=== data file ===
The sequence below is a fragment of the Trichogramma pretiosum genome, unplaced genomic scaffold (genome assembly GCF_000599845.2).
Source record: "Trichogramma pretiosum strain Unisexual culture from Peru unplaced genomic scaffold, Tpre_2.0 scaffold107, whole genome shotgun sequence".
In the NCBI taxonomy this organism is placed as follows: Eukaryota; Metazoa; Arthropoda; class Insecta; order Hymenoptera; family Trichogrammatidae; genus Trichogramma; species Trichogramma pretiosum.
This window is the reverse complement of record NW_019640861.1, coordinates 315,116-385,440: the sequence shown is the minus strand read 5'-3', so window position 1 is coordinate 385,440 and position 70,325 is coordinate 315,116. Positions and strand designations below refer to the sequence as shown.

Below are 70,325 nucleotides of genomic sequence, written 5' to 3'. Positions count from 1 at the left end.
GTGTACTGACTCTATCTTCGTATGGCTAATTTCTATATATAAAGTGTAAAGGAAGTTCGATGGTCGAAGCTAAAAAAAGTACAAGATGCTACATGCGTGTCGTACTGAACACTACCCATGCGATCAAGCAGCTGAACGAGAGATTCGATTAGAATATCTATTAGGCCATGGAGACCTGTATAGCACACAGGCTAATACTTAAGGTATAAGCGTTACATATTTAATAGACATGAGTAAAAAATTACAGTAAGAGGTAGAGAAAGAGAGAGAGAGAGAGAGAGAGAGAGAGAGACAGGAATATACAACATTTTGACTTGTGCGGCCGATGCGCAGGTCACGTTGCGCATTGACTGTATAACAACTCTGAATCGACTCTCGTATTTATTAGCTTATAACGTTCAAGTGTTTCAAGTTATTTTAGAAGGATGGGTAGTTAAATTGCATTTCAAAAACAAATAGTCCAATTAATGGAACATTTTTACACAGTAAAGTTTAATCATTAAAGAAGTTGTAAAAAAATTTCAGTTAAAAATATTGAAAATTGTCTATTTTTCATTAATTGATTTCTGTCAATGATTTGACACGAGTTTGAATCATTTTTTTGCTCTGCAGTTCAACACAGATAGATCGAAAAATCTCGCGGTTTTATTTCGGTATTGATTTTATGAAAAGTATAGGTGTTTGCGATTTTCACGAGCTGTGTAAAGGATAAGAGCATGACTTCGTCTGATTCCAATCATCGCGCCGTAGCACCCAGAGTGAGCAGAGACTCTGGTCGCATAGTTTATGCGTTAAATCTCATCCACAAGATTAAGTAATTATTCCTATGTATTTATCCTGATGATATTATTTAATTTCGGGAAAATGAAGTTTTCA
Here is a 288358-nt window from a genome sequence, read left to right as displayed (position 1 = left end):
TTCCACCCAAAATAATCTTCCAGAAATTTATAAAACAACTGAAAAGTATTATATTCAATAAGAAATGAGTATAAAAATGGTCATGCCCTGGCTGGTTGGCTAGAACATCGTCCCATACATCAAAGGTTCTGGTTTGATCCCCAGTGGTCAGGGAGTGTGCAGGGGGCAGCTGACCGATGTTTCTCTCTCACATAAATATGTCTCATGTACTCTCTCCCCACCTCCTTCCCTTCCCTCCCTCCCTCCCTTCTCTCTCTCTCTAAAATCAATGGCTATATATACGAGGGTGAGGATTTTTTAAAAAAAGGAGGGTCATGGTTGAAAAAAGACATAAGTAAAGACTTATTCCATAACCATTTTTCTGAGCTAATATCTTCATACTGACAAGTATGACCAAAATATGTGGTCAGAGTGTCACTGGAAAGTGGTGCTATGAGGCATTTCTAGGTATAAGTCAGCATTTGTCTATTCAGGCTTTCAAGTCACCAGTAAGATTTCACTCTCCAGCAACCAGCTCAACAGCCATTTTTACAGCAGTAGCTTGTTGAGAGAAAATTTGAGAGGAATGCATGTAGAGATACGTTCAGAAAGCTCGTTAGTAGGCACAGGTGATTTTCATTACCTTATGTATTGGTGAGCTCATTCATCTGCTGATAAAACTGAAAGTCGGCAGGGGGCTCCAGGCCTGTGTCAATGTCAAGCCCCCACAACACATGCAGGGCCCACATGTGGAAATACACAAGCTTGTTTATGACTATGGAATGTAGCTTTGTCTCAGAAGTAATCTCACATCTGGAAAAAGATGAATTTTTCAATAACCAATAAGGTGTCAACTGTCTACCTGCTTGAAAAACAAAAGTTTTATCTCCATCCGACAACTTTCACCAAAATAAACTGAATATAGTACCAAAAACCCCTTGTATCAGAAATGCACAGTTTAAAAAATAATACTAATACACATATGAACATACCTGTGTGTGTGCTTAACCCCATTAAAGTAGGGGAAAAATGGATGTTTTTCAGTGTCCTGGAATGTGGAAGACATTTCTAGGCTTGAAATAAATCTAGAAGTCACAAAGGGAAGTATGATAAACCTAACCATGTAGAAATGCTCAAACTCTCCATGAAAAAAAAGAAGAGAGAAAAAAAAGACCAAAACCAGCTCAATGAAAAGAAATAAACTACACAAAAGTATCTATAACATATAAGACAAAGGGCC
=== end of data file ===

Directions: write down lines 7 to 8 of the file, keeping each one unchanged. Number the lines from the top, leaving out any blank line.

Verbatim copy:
Here is a 288358-nt window from a genome sequence, read left to right as displayed (position 1 = left end):
TTCCACCCAAAATAATCTTCCAGAAATTTATAAAACAACTGAAAAGTATTATATTCAATAAGAAATGAGTATAAAAATGGTCATGCCCTGGCTGGTTGGCTAGAACATCGTCCCATACATCAAAGGTTCTGGTTTGATCCCCAGTGGTCAGGGAGTGTGCAGGGGGCAGCTGACCGATGTTTCTCTCTCACATAAATATGTCTCATGTACTCTCTCCCCACCTCCTTCCCTTCCCTCCCTCCCTCCCTTCTCTCTCTCTCTAAAATCAATGGCTATATATACGAGGGTGAGGATTTTTTAAAAAAAGGAGGGTCATGGTTGAAAAAAGACATAAGTAAAGACTTATTCCATAACCATTTTTCTGAGCTAATATCTTCATACTGACAAGTATGACCAAAATATGTGGTCAGAGTGTCACTGGAAAGTGGTGCTATGAGGCATTTCTAGGTATAAGTCAGCATTTGTCTATTCAGGCTTTCAAGTCACCAGTAAGATTTCACTCTCCAGCAACCAGCTCAACAGCCATTTTTACAGCAGTAGCTTGTTGAGAGAAAATTTGAGAGGAATGCATGTAGAGATACGTTCAGAAAGCTCGTTAGTAGGCACAGGTGATTTTCATTACCTTATGTATTGGTGAGCTCATTCATCTGCTGATAAAACTGAAAGTCGGCAGGGGGCTCCAGGCCTGTGTCAATGTCAAGCCCCCACAACACATGCAGGGCCCACATGTGGAAATACACAAGCTTGTTTATGACTATGGAATGTAGCTTTGTCTCAGAAGTAATCTCACATCTGGAAAAAGATGAATTTTTCAATAACCAATAAGGTGTCAACTGTCTACCTGCTTGAAAAACAAAAGTTTTATCTCCATCCGACAACTTTCACCAAAATAAACTGAATATAGTACCAAAAACCCCTTGTATCAGAAATGCACAGTTTAAAAAATAATACTAATACACATATGAACATACCTGTGTGTGTGCTTAACCCCATTAAAGTAGGGGAAAAATGGATGTTTTTCAGTGTCCTGGAATGTGGAAGACATTTCTAGGCTTGAAATAAATCTAGAAGTCACAAAGGGAAGTATGATAAACCTAACCATGTAGAAATGCTCAAACTCTCCATGAAAAAAAAGAAGAGAGAAAAAAAAGACCAAAACCAGCTCAATGAAAAGAAATAAACTACACAAAAGTATCTATAACATATAAGACAAAGGGCC